5. The infusion pump according to claim 4, wherein the fourth polymer film is a polyethyleneterephthalate film.
6. The infusion pump according to claim 1, wherein a second metal foil or a metal composite film is additionally disposed between the propellant and the inner wall of the lower part of the chamber which film is connected to the partition in the edge area along the entire circumference.
7. The infusion pump according to claim 6, wherein the second metal foil is made of platinum.
8. The infusion pump according to claim 6, wherein the second metal foil is made of aluminum.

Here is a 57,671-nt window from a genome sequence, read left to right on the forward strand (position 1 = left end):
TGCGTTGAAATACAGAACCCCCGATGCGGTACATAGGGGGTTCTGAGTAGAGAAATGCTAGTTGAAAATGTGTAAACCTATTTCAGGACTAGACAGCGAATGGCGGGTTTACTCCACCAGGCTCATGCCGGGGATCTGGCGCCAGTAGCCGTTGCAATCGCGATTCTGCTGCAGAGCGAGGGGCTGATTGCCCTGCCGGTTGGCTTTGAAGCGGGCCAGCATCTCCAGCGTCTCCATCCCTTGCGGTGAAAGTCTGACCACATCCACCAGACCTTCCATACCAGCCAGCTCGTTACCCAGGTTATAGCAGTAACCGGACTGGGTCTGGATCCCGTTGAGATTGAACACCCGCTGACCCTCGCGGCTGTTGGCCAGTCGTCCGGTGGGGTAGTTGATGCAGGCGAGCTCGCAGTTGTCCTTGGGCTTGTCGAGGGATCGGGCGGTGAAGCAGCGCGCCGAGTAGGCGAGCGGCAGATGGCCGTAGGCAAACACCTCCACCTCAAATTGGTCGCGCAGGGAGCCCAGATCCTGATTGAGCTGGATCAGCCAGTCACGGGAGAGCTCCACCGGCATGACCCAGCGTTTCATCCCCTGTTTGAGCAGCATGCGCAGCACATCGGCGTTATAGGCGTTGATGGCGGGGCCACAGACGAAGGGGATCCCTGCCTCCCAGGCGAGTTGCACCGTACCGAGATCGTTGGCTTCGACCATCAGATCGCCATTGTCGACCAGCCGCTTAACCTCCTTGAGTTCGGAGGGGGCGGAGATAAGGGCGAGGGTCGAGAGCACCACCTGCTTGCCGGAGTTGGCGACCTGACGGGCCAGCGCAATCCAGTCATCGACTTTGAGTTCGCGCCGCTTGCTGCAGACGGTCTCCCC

9. The infusion pump according to claim 6, wherein the second metal foil is made of gold.
10. The infusion pump according to claim 6, wherein the second metal foil is made of silver.
11. The infusion pump according to claim 6, wherein the second metal foil is made of titanium.
12. The infusion pump according to claim 1, wherein the first polymer film of the metal foil facing the medicinal solution is a film made of polyamide.
13. The infusion pump according to claim 1, wherein the first polymer film of the metal foil facing the medicinal solution is a film made of polyethyleneterephthalate.
14. An implantable infusion pump for the dosed administration of medications into the human body, comprising:
a pump chamber, which is formed by a lower chamber part; and an upper chamber part connected thereto, wherein
a) the pumping chamber is divided by a gas impermeable flexible divider into two subchambers,